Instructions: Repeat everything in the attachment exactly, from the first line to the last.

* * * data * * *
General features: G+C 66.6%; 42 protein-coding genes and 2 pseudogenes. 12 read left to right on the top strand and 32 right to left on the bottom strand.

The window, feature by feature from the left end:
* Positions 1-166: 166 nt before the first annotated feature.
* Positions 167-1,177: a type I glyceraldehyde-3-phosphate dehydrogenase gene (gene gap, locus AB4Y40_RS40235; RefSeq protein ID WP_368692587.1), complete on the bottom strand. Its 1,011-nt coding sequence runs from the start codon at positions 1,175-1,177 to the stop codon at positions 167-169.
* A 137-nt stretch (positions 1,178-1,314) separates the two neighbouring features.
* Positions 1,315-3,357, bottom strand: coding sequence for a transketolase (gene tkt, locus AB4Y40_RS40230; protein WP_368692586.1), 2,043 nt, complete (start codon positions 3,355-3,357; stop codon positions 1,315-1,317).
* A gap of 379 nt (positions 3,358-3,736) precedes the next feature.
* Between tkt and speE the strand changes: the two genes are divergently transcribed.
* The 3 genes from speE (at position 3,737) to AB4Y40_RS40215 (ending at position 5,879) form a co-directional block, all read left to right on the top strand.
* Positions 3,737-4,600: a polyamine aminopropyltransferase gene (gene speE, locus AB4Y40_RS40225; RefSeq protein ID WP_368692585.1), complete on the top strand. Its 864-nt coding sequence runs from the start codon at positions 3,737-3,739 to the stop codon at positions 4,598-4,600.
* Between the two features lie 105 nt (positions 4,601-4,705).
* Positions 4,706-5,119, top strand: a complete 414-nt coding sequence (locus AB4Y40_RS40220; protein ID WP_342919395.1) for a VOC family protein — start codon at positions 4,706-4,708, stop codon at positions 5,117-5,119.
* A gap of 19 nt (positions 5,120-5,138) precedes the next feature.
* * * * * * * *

General features: G+C 66.6%; 42 protein-coding genes and 2 pseudogenes. 12 read left to right on the top strand and 32 right to left on the bottom strand.

The window, feature by feature from the left end:
* Positions 1-166: 166 nt before the first annotated feature.
* Positions 167-1,177: a type I glyceraldehyde-3-phosphate dehydrogenase gene (gene gap, locus AB4Y40_RS40235; RefSeq protein ID WP_368692587.1), complete on the bottom strand. Its 1,011-nt coding sequence runs from the start codon at positions 1,175-1,177 to the stop codon at positions 167-169.
* A 137-nt stretch (positions 1,178-1,314) separates the two neighbouring features.
* Positions 1,315-3,357, bottom strand: coding sequence for a transketolase (gene tkt, locus AB4Y40_RS40230; protein WP_368692586.1), 2,043 nt, complete (start codon positions 3,355-3,357; stop codon positions 1,315-1,317).
* A gap of 379 nt (positions 3,358-3,736) precedes the next feature.
* Between tkt and speE the strand changes: the two genes are divergently transcribed.
* The 3 genes from speE (at position 3,737) to AB4Y40_RS40215 (ending at position 5,879) form a co-directional block, all read left to right on the top strand.
* Positions 3,737-4,600: a polyamine aminopropyltransferase gene (gene speE, locus AB4Y40_RS40225; RefSeq protein ID WP_368692585.1), complete on the top strand. Its 864-nt coding sequence runs from the start codon at positions 3,737-3,739 to the stop codon at positions 4,598-4,600.
* Between the two features lie 105 nt (positions 4,601-4,705).
* Positions 4,706-5,119, top strand: a complete 414-nt coding sequence (locus AB4Y40_RS40220; protein ID WP_342919395.1) for a VOC family protein — start codon at positions 4,706-4,708, stop codon at positions 5,117-5,119.
* A gap of 19 nt (positions 5,120-5,138) precedes the next feature.